Author Topic: The Carrick bend : A simple picture and a rule to tie it.  (Read 11968 times)

Sweeney

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Re: The Carrick bend : A simple picture and a rule to tie it.
« Reply #15 on: December 06, 2010, 07:45:19 PM »
When we cleaned up the logo about a year ago there was, I recall, some discussion about whether the depiction was a closed carrick ie no ends or a whether the ends should be identifiable. Looked at carefully it should be clear that this is not a closed carrick as the ends appear opposite each other (I admit this is difficult to see on a small image). I have added an enlargement of the part of the logo to show the ends more clearly. I'm not sure that adds much to the sum of human knowledge but ........

Barry
 
« Last Edit: December 06, 2010, 07:48:07 PM by Sweeney »

DerekSmith

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Re: The Carrick bend : A simple picture and a rule to tie it.
« Reply #16 on: December 06, 2010, 09:39:42 PM »
Detail well argued Barry.

OK, so our logo is a Carrick MAT.

Makes it quite awkward when I try to argue that a Carrick Mat is a weave and not a knot, and the International Guild of Knot Tyers has a Mat for its logo instead of a knot.

Ho Hum, the mountain just got higher and further...   history brings so much baggage with it.  I guess that is why evolution is so damned fallible and why fields like chemistry felt they needed to wipe the slate clean before they could progress with an intelligent nomenclature.

with apologies to Xarax for the detour.

Derek

dmacdd

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Re: The Carrick bend : A simple picture and a rule to tie it.
« Reply #17 on: June 05, 2011, 02:58:18 AM »
Ink has a tying a method on his website that has put the Carrick Bend on my short list.  The method does take practice, but it has been easy for me to remember and works every time.  I have reduced his tying method down to a single diagram from his sight.  It works for me.  


I learned the Carrick bend 47 years ago when I was 22. I have remembered it since then without a detailed visualization of the knot. If I have to verify that a Carrick bend tied by someone else is an instance of ABoK 1439, I tie one of my own. My memory of it is entirely muscle memory, as was advised by the little book I learned it from, the name of which I cannot remember.   It was taught to me with pictures, but with no emphasis on the form of the finished knot, only the process of making it.  I have created pictures explaining the method , I hope with didactic effectiveness, at http://davidmdelaney.com/carrick-bend/carrick-bend-1439.html. A striking aspect of the method is that the first six of twelve pictures appearing in the very detailed pictorial explanation are identical to those that would be useful in teaching the sailor's usual way of making a bowline.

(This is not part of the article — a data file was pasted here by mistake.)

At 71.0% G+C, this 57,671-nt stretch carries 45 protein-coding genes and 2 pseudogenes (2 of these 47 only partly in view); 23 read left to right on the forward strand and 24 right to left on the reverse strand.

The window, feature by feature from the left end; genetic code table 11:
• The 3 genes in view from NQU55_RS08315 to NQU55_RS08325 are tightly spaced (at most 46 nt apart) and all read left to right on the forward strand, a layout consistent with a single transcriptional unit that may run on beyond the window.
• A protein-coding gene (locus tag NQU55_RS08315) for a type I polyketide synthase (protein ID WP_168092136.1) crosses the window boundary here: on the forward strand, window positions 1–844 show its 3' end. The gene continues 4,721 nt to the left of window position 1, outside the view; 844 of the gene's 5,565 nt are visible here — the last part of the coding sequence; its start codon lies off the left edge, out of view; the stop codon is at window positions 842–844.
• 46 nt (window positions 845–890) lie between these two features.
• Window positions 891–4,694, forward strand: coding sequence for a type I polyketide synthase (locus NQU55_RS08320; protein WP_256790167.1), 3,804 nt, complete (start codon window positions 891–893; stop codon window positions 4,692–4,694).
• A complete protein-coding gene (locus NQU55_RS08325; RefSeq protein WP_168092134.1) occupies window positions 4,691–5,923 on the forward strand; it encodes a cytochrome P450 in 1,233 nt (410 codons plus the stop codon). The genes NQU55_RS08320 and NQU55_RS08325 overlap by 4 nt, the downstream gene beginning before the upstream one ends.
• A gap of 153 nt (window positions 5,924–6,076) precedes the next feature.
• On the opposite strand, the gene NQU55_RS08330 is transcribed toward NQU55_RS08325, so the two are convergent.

[Inkanyezi] gone

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Re: The Carrick bend : A simple picture and a rule to tie it.
« Reply #18 on: June 06, 2011, 02:19:44 PM »
/.../ My memory of it is entirely muscle memory, as was advised by the little book I learned it from /.../

I cannot but agree. We now have three methods that can rely mainly or entirely on "muscle memory": The Wave, mine and now this last one. The advantage is that memorizing the pattern is not needed to tie the knot correctly, but only remembering the way of tying it. It is useful in the process of learning to check the pattern, but in the actual situation of tying, you haven't buried it into your body's memory if you need to check the pattern. The correct tying method, whichever you use, results in the correct pattern, which is only an aid when learning to tie the knot. Once the method is learned and well rehearsed, you may as well forget the pattern, still being able to tie the knot anyway.

I think too much emphasize has been put on the pattern, to such a degree, that many people don't even know how to work the knot into its final shape, and several knot books also omit this crucial part of the tying process. The finished knot is something completely different than the pattern that is always emphasized. Contrary to popular belief, it is not a knot prone to capsize; its "capsizing" is the final step in its making, it "capsizes" easily and shall do so, to attain it's final stable form, from which it will not, and cannot, capsize.

And as stated. verifying the knot is not easy, if you have to, it may be simpler to untie it and tie it again the way you know is correct. This might be regarded as a drawback, but on the other hand, there are also other reliable knots that are equally difficult to verify just by looking at them.
« Last Edit: June 06, 2011, 02:21:31 PM by Inkanyezi »
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